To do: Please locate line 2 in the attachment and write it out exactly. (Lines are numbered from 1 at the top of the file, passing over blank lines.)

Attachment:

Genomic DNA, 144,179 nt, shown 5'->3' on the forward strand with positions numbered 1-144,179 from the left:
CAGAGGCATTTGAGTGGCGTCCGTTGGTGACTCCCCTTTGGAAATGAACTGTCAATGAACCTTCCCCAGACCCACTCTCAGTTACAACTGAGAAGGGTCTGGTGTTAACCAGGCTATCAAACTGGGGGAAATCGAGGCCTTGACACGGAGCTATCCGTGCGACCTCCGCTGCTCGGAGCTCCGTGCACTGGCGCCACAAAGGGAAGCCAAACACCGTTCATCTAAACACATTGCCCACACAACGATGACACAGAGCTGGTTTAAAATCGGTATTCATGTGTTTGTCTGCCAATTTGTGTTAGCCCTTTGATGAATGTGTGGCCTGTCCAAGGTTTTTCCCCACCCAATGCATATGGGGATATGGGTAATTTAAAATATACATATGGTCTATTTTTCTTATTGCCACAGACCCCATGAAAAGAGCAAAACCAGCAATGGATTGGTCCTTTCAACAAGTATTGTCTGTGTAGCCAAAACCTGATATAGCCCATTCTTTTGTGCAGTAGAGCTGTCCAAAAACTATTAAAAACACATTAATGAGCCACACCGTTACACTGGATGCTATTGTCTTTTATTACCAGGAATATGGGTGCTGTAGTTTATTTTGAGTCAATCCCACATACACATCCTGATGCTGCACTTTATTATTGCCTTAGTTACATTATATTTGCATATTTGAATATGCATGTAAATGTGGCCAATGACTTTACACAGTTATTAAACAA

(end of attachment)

CAGAGGCATTTGAGTGGCGTCCGTTGGTGACTCCCCTTTGGAAATGAACTGTCAATGAACCTTCCCCAGACCCACTCTCAGTTACAACTGAGAAGGGTCTGGTGTTAACCAGGCTATCAAACTGGGGGAAATCGAGGCCTTGACACGGAGCTATCCGTGCGACCTCCGCTGCTCGGAGCTCCGTGCACTGGCGCCACAAAGGGAAGCCAAACACCGTTCATCTAAACACATTGCCCACACAACGATGACACAGAGCTGGTTTAAAATCGGTATTCATGTGTTTGTCTGCCAATTTGTGTTAGCCCTTTGATGAATGTGTGGCCTGTCCAAGGTTTTTCCCCACCCAATGCATATGGGGATATGGGTAATTTAAAATATACATATGGTCTATTTTTCTTATTGCCACAGACCCCATGAAAAGAGCAAAACCAGCAATGGATTGGTCCTTTCAACAAGTATTGTCTGTGTAGCCAAAACCTGATATAGCCCATTCTTTTGTGCAGTAGAGCTGTCCAAAAACTATTAAAAACACATTAATGAGCCACACCGTTACACTGGATGCTATTGTCTTTTATTACCAGGAATATGGGTGCTGTAGTTTATTTTGAGTCAATCCCACATACACATCCTGATGCTGCACTTTATTATTGCCTTAGTTACATTATATTTGCATATTTGAATATGCATGTAAATGTGGCCAATGACTTTACACAGTTATTAAACAA